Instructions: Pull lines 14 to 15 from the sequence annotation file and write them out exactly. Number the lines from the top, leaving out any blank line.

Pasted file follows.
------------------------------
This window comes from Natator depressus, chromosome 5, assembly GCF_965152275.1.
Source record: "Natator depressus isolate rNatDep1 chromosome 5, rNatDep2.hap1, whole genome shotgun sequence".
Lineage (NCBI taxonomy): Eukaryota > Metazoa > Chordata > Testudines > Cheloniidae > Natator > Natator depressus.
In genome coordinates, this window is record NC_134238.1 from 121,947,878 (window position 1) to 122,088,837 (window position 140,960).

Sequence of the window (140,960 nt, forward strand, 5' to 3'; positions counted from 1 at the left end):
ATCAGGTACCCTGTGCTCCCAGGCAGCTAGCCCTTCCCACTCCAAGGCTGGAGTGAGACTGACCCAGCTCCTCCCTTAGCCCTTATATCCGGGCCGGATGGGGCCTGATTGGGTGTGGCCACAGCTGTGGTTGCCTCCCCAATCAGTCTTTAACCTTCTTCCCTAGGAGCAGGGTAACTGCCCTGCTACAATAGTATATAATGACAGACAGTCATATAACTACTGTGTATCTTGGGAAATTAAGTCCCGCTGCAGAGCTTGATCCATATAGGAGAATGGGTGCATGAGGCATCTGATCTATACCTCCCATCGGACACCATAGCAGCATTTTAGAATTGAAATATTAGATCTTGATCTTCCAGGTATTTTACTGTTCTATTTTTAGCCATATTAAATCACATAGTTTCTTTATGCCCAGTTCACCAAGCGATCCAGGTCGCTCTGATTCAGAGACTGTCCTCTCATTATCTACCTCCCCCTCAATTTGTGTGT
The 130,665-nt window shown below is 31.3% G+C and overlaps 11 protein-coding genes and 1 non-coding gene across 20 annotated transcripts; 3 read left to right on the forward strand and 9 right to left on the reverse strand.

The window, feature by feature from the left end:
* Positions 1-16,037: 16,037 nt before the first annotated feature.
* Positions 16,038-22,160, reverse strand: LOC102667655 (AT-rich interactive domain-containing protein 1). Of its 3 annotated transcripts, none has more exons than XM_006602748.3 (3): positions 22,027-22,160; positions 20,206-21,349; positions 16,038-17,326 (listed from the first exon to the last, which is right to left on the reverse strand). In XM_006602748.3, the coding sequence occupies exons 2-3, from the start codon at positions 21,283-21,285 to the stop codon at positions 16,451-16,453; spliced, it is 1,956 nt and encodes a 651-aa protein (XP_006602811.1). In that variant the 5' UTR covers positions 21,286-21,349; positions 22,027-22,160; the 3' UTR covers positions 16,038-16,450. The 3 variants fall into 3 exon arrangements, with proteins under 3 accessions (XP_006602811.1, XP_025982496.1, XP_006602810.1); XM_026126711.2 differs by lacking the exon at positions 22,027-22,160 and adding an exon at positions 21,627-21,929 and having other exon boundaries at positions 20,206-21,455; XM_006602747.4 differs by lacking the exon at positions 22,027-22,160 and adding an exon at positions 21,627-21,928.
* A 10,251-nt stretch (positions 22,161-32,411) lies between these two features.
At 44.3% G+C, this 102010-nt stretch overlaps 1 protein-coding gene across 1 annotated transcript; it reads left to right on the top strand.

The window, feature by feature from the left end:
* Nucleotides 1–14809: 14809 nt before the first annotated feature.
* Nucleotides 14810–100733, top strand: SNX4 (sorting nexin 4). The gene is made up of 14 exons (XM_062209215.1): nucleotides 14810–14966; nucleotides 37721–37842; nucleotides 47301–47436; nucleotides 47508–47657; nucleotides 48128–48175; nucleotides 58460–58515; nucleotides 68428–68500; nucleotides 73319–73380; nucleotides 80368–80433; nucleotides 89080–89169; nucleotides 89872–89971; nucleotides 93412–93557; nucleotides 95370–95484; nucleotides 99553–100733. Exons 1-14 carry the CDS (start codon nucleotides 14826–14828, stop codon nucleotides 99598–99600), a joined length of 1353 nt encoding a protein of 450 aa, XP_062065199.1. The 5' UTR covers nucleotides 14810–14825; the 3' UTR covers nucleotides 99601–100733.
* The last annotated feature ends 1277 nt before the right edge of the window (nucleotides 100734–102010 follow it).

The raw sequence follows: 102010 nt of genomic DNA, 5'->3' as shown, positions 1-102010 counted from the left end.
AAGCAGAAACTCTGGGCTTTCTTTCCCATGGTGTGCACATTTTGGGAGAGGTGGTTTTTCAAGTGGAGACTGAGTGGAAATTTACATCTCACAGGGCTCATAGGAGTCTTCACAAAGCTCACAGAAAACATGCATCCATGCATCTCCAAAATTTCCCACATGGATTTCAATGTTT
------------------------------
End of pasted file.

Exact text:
* Nucleotides 1–14809: 14809 nt before the first annotated feature.
* Nucleotides 14810–100733, top strand: SNX4 (sorting nexin 4). The gene is made up of 14 exons (XM_062209215.1): nucleotides 14810–14966; nucleotides 37721–37842; nucleotides 47301–47436; nucleotides 47508–47657; nucleotides 48128–48175; nucleotides 58460–58515; nucleotides 68428–68500; nucleotides 73319–73380; nucleotides 80368–80433; nucleotides 89080–89169; nucleotides 89872–89971; nucleotides 93412–93557; nucleotides 95370–95484; nucleotides 99553–100733. Exons 1-14 carry the CDS (start codon nucleotides 14826–14828, stop codon nucleotides 99598–99600), a joined length of 1353 nt encoding a protein of 450 aa, XP_062065199.1. The 5' UTR covers nucleotides 14810–14825; the 3' UTR covers nucleotides 99601–100733.